Welcome to the Fox wiki ! Fox, 'Free Objects for Crystallography' is a free, open-source program for the ab initio structure determination from powder diffraction.
Nota Bene: this is a wiki, which means that you can (and are encouraged to) modify or add pages to the wiki. This is particularly true for the tutorials and feature requests pages. To learn more about how to modify or add pages to the wiki, look at the HelpContents page, and experiment on the WikiSandBox page.
Tip: you can use several powder patterns to solve one crystal structure. Just add all the powder patterns (X-ray, neutron, neutron TOF) to the !Monte-Carlo object.
Beginning with Fox
The FOX program (for Linux, MacOS X and windows) was made for the ab initio crystal structure solution from diffraction data (mostly powder diffraction data). Its most interesting features for ab initio structure determination are:
a versatile description of the crystal contents: either isolated atoms , molecules described using a bond length, bond angles and dihedral angles, and polyhedra for inorganic compounds. You can describe your structure by using any combination of groups of atoms, using a chemist's or crystallographer knowledge about the connectivity in your sample to constrain possible solutions..
an automatic correction for special positions and shared atoms between polyhedra, suitable for global optimization algorithms.
the ability to use simultaneously multiple powder patterns (X-rays, neutrons), as well as single crystal data (e.g. extracted from a powder pattern)
smart global optimization algorithms which can get out of false minima.
a graphical interface (see the screenshots) with a 3D crystal structure view, with live updates during the optimization process.
So, if you:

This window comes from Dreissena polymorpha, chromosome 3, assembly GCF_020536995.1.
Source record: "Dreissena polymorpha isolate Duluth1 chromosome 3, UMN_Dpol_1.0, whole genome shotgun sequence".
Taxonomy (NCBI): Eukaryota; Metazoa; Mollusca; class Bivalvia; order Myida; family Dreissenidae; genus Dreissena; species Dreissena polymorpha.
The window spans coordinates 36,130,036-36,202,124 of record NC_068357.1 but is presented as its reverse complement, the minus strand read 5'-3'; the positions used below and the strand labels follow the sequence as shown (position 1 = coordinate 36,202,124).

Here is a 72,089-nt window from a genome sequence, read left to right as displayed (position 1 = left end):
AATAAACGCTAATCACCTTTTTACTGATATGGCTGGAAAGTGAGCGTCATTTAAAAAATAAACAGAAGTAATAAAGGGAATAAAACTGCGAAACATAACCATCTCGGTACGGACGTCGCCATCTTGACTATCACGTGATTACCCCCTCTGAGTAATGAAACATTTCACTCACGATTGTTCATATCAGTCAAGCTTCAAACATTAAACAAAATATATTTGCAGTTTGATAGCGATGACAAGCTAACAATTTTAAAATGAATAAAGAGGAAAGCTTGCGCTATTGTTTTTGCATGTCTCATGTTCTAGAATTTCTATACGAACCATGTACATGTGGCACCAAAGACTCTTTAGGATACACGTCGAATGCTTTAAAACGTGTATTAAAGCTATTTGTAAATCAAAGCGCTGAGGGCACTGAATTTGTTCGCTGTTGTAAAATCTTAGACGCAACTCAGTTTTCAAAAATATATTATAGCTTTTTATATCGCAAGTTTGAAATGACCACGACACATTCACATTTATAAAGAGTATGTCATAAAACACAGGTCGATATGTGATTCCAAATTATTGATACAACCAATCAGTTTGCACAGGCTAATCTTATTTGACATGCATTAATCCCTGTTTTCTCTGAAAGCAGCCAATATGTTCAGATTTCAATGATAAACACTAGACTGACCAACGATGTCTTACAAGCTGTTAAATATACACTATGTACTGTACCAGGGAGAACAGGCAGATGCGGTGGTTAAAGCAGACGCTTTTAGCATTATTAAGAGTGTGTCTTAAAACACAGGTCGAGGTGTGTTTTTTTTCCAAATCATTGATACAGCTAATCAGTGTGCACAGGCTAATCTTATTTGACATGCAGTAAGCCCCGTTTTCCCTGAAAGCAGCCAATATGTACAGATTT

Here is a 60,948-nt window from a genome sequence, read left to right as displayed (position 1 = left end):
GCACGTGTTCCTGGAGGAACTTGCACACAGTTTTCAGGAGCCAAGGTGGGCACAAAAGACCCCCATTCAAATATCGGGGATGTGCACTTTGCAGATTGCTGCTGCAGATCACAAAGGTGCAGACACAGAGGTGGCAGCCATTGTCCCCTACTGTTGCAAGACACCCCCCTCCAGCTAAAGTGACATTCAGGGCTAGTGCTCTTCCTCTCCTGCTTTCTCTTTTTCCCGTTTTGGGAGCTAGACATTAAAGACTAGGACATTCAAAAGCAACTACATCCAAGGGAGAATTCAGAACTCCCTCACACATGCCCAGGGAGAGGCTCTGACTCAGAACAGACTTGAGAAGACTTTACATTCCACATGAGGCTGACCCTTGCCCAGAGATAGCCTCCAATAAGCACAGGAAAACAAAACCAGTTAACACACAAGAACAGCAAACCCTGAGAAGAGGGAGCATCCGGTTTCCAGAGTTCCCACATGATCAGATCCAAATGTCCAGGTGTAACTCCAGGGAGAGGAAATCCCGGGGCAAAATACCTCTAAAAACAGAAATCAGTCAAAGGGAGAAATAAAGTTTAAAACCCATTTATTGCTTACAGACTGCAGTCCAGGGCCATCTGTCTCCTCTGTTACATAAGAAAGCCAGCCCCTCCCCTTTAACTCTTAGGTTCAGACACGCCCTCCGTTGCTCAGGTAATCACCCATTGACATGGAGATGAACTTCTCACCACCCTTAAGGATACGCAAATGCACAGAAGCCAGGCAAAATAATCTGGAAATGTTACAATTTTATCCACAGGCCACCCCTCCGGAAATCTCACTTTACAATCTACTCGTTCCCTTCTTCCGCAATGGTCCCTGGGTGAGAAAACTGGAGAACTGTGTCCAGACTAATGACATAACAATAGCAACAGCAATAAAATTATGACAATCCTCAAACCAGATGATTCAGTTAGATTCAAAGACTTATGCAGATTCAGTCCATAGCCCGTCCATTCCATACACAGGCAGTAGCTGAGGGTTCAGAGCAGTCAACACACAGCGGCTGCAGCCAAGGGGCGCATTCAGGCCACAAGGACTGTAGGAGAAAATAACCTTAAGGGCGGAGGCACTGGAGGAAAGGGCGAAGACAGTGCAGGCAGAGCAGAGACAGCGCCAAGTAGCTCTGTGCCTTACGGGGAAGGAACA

have an unknown compound but with (approximately) known composition.
have a powder pattern (X-Ray or neutron or both), which you have already indexed (with the refined unit cell), and for which you have some idea of the possible spacegroup(s) (using systematic extinctions).
would like to solve the structure (i.e. find the atom -or group of atoms- positions, before refining them with another package).
Then Fox can help you.
This program can be used also for educational purposes, to show a 3D display of Crystal structures, and the associated powder pattern(s) (see how adding atoms, changing the lattice, or changing the spacegroup affects the powder spectrum and the 3D structure).
If you would also like to choose your own criterion and algorithm to solve the structure, then it will be even better : FOX is built on a very customizable and expandable library (ObjCryst++), which allows you to evaluate your Crystal structure following a combination of criteria: currently available are the diffraction data Chi2, an anti-bump and a bond-valence cost function, but it would be very easy to write a new criterion using (say) interatomic distances (energy of the configuration, analysis of the coordination). This, with a versatile way to describe the unit cell's contents, is what makes the algorithms used interesting. For example you can combine several datasets (X-Ray, Neutron...) for the same structure,...
Documentation for Fox
Using Fox to solve Crystal structures